Nippon Telegraph And Telephone Corporation Business Information, Profile, and History
History of Nippon Telegraph And Telephone Corporation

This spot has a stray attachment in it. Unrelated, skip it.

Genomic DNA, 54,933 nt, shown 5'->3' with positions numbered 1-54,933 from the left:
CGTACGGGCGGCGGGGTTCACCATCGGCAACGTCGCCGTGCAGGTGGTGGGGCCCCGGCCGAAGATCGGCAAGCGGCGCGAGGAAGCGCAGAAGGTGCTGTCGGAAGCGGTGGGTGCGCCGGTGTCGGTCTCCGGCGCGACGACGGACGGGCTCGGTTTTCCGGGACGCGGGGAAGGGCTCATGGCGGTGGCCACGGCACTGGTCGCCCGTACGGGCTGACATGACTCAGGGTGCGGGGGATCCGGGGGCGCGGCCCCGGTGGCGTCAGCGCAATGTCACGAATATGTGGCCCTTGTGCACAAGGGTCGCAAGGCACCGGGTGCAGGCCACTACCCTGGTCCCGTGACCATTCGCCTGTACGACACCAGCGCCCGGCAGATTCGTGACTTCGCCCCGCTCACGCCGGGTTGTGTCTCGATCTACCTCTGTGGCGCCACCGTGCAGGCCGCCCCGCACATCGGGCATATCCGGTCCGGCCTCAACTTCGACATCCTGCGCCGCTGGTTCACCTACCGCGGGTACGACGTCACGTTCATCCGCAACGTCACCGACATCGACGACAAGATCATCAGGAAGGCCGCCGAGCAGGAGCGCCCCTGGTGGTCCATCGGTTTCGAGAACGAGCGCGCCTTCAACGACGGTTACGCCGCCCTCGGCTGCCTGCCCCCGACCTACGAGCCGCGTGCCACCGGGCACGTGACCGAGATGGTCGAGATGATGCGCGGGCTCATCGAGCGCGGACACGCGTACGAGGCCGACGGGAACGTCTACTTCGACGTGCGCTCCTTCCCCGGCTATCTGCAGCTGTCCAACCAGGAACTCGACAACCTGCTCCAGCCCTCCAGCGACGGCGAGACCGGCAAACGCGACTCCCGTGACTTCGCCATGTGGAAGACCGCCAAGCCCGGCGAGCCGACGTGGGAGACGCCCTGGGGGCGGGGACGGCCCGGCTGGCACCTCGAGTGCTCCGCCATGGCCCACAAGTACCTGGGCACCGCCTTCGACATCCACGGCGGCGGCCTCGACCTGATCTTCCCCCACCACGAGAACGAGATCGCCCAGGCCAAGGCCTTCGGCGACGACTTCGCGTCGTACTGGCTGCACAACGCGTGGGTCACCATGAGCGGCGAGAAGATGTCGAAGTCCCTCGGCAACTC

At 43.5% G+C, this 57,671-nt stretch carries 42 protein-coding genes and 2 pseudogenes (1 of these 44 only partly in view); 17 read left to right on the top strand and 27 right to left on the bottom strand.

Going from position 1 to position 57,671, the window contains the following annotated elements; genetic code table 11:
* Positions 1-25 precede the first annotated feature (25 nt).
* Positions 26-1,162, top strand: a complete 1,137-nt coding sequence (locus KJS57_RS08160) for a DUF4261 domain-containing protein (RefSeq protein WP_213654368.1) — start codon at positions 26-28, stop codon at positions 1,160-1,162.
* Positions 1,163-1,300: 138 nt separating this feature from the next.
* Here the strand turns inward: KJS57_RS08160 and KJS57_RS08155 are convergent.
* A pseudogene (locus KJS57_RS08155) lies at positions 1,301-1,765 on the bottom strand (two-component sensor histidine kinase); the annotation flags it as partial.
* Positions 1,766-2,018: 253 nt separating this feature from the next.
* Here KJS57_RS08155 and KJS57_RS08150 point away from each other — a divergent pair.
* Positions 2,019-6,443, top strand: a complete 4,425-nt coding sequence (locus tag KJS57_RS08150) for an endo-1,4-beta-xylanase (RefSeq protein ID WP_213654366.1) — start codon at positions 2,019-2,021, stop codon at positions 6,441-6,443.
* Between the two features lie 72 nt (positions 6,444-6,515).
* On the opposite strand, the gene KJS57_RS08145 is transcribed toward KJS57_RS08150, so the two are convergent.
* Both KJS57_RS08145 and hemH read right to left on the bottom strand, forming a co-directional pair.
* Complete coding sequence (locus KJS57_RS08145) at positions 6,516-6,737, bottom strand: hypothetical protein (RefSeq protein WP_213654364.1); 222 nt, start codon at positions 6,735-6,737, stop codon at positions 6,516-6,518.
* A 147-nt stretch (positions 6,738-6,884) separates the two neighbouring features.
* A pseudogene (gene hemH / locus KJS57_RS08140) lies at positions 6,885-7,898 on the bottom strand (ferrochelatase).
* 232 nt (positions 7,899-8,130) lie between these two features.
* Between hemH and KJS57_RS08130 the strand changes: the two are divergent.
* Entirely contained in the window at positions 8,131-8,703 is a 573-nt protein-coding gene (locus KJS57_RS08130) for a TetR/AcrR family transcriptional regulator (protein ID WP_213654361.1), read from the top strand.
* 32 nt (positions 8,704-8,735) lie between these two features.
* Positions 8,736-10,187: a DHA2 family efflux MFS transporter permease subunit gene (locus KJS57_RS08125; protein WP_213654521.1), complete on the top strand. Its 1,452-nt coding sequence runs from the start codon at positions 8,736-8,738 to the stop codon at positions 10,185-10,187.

Nippon Telegraph and Telephone Corporation (NTT) is the largest investor-owned company in Japan, with an annual turnover equivalent to 10% of the Japanese national budget. Until 1986 NTT was the sole telecommunications organization in Japan, but after privatization NTT not only had to cope with fierce competition from newly legalized common carriers but also had to go about reforming itself from a large overstaffed monopoly to a new streamlined organization. NTT's role is separate from that of Kokusai Denshin Denwa Co. Ltd. (KDD), the International Telegraph and Telephone Company, as NTT is limited to active trading in the domestic market only. This strict separation is required by Japanese law. Since privatization, however, NTT has managed to extend its business abroad through the formation of subsidiaries such as NTT International Corporation (NTTI) and the International Affairs Department of NTT. The company has been quick to respond to the need for more technically advanced services. Diversifying from conventional network services, NTT has devoted its energies to developing in many different areas, including providing digital data transmission and digital data exchange services. Recent advances have been made in areas such as videotex, facsimile, and video conference services. Terminal equipment sales and telecommunications consulting are also part of NTT's varied range of services. Traditional telephone sales, however, remain NTT's largest business area. In 1990 they provided 78.4% of the total operating revenue. A series of subsidiaries and affiliates extend NTT's business into different areas, such as real estate, construction engineering, and advertising. In addition, NTT owns an extremely valuable asset, 33 million square meters of land.